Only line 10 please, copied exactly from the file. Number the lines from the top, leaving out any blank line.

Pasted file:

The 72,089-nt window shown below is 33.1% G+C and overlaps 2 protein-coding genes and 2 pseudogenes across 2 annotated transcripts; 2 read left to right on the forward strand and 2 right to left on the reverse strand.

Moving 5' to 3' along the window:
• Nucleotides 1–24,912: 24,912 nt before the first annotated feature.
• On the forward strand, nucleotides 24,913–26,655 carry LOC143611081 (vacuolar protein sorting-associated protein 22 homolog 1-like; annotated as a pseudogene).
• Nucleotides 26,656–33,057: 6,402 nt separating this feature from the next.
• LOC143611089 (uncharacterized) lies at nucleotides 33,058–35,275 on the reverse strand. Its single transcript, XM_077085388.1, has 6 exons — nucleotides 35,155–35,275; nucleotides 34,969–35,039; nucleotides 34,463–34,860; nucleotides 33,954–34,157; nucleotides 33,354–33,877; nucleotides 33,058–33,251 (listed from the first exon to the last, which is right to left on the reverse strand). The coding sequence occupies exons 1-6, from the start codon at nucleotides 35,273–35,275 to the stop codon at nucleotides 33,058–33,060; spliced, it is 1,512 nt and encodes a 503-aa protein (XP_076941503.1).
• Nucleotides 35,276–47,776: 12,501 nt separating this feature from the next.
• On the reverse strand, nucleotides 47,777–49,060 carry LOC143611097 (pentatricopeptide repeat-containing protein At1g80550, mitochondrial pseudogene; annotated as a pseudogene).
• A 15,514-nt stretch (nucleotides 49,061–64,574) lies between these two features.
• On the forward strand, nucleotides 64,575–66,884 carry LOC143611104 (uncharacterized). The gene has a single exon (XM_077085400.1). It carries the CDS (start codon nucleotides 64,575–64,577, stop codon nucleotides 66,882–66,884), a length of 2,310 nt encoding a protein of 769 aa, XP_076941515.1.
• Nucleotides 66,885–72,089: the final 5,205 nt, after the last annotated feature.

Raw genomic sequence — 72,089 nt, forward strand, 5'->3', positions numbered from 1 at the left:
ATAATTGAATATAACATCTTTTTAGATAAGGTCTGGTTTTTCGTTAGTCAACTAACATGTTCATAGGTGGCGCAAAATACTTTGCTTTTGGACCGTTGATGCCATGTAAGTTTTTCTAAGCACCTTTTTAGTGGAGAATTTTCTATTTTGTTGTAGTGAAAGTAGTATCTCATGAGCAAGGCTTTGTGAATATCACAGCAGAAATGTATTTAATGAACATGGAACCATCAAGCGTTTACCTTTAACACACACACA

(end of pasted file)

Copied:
• On the forward strand, nucleotides 64,575–66,884 carry LOC143611104 (uncharacterized). The gene has a single exon (XM_077085400.1). It carries the CDS (start codon nucleotides 64,575–64,577, stop codon nucleotides 66,882–66,884), a length of 2,310 nt encoding a protein of 769 aa, XP_076941515.1.